The supply of after-school programs that currently exists is provided by a wider variety of institutions and agencies than almost any other type of service. The largest providers to low- and moderate-income children are schools and private nonprofit social service agencies. The latter category includes child care centers,8 organizations like settlement houses and community centers, and national youth-serving organizations like the Boys and Girls Clubs, YMCAs, and Police Athletic Leagues. (See the descriptions of youth-serving organizations in the article by Quinn in this journal issue.) In some cities, parks and recreation departments are major providers, and libraries play a small but growing role.9 Catholic schools provide some after-school programming, as do churches, community associations, tutoring or mentoring organizations, and even a few public housing authorities.
About one-third of schools in low-income neighborhoods report offering some type of after-school program,10 which sometimes is operated by the school and sometimes is run in school space by other agencies. (See the article by Dryfoos in this journal issue.) In Seattle, for instance, 16 middle schools provide space for programs funded by the Parks and Recreation Department, which operates some programs itself and contracts with community agencies to run others. The Seattle schools also serve as host sites for programs run by the YMCA. In Boston, few schools operate after-school programs themselves, but schools provide sites for more than 50 after-school programs run by other agencies.
Churches and community associations (particularly ethnic mutual assistance associations) are providing more and more after-school programs as a by-product of their responsiveness to community needs. Both tend to have small programs that are minimally funded and staffed, and that use as many volunteers as they can find. Though small, these programs help to fill the many "microgaps" in after-school program coverage, and some play a critical bridging role between immigrant families and mainstream institutions such as schools.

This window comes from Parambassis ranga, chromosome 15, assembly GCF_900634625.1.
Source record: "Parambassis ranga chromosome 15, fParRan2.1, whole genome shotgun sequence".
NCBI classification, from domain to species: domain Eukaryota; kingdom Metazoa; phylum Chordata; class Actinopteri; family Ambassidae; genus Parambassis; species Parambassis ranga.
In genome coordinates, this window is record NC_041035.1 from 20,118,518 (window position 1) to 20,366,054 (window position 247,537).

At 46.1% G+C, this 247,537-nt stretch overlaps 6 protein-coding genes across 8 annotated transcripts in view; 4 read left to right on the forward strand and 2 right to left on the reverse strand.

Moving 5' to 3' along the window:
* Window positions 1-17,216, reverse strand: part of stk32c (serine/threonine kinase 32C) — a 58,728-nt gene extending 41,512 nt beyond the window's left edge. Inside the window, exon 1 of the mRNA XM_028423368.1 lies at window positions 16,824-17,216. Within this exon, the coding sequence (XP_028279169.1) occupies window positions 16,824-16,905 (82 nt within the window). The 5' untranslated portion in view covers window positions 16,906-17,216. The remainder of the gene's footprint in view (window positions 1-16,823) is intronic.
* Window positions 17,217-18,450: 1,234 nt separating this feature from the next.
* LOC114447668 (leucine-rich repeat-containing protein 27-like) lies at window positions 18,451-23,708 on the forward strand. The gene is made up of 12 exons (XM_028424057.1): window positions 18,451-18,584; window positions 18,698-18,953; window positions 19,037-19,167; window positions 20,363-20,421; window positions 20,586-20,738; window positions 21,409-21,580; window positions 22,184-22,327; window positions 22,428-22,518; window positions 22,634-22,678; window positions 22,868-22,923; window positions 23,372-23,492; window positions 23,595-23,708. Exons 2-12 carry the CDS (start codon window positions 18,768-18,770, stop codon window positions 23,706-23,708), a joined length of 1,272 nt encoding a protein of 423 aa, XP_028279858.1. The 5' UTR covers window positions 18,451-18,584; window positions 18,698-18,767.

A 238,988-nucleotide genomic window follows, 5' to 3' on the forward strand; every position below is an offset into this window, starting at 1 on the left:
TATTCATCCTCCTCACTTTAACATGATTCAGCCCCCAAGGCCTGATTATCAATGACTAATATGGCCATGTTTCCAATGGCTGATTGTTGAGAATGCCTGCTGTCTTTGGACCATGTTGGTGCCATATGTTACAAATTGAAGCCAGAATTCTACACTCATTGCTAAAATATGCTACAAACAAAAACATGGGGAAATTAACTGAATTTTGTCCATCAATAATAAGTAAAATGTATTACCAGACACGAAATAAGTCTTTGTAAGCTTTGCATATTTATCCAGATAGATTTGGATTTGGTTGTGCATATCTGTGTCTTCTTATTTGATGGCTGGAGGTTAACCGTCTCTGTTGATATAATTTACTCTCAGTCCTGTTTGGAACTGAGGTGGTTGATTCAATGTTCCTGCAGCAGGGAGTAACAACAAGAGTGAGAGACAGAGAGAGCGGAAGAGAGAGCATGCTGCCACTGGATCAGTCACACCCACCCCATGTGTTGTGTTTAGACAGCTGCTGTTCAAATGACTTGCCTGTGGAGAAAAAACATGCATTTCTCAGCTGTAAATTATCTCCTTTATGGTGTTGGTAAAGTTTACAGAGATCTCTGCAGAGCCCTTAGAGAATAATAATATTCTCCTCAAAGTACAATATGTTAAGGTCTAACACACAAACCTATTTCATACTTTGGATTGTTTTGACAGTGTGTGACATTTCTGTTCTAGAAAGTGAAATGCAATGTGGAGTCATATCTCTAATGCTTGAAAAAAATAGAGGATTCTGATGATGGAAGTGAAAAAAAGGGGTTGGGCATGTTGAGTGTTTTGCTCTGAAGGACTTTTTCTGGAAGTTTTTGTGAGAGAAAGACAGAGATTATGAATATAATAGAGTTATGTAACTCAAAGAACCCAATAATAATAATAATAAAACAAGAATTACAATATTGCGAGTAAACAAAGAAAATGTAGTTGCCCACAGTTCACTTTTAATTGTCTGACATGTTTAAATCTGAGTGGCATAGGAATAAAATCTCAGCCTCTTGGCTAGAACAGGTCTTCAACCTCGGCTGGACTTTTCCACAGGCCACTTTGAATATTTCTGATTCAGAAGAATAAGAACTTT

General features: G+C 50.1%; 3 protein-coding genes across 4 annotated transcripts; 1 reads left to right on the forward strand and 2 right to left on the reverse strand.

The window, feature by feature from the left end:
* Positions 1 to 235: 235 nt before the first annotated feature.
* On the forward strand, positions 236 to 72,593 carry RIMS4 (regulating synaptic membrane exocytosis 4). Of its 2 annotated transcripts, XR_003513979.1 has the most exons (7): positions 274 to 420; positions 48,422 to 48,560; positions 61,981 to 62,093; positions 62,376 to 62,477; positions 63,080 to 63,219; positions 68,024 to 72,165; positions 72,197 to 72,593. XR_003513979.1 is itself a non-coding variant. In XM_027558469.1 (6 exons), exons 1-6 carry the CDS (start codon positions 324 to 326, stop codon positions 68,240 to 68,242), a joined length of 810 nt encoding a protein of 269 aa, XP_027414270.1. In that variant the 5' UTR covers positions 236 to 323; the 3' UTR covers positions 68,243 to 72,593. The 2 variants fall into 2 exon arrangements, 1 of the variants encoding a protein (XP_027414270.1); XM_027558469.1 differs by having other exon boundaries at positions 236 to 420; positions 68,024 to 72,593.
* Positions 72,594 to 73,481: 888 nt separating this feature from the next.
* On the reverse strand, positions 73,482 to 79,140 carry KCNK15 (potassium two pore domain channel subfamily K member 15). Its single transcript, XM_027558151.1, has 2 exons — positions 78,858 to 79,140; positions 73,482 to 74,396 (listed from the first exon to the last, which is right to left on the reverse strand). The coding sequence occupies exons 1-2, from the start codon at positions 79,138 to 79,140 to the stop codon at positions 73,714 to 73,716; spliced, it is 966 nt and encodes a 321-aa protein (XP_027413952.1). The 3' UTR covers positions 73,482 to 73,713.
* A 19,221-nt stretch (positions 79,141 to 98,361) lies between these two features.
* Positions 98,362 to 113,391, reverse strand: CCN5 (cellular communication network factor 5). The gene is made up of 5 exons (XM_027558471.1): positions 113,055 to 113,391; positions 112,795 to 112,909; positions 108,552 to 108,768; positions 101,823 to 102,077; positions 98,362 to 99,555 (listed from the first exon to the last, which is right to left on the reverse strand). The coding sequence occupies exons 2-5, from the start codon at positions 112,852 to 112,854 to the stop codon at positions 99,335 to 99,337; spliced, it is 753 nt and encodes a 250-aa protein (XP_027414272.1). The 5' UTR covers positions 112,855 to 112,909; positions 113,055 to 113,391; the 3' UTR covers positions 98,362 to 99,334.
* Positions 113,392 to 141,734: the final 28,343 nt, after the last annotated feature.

In addition to agencies that provide direct service or provide space for direct services, the after-school program field includes an array of supporting organizations. These organizations license many after-school program providers, help families to find programs, and offer training, education, technical assistance, or curricular resources to direct service providers. Most (but not all) after-school programs are subject to licensing by the state and city agencies that regulate child care. Licensing agencies monitor programs to assure that minimum standards are met in such areas as program size, staff-child ratio, amount of space per child, building safety, and sometimes provider qualifications and continuing education.11 Child care resource and referral agencies provide information on all types of child care to parents, and some offer training for providers. Cultural institutions such as museums and dance or theater companies may offer on-site activities and workshops that enrich local programs, often at minimal cost. In some cities there are unique organizations that support after-school programs. One example is the School's Out Consortium in Seattle that, among other activities, develops ongoing training and technical assistance relationships with specific programs. In Chicago, the After-School Action Program in Uptown-Edgewater serves as a hub, support mechanism, and broker for a network of 30 small providers. Staff help the programs seek funding, organize training, develop innovative programming, and identify resources in the arts, science, and tutoring.12Activities and Emphases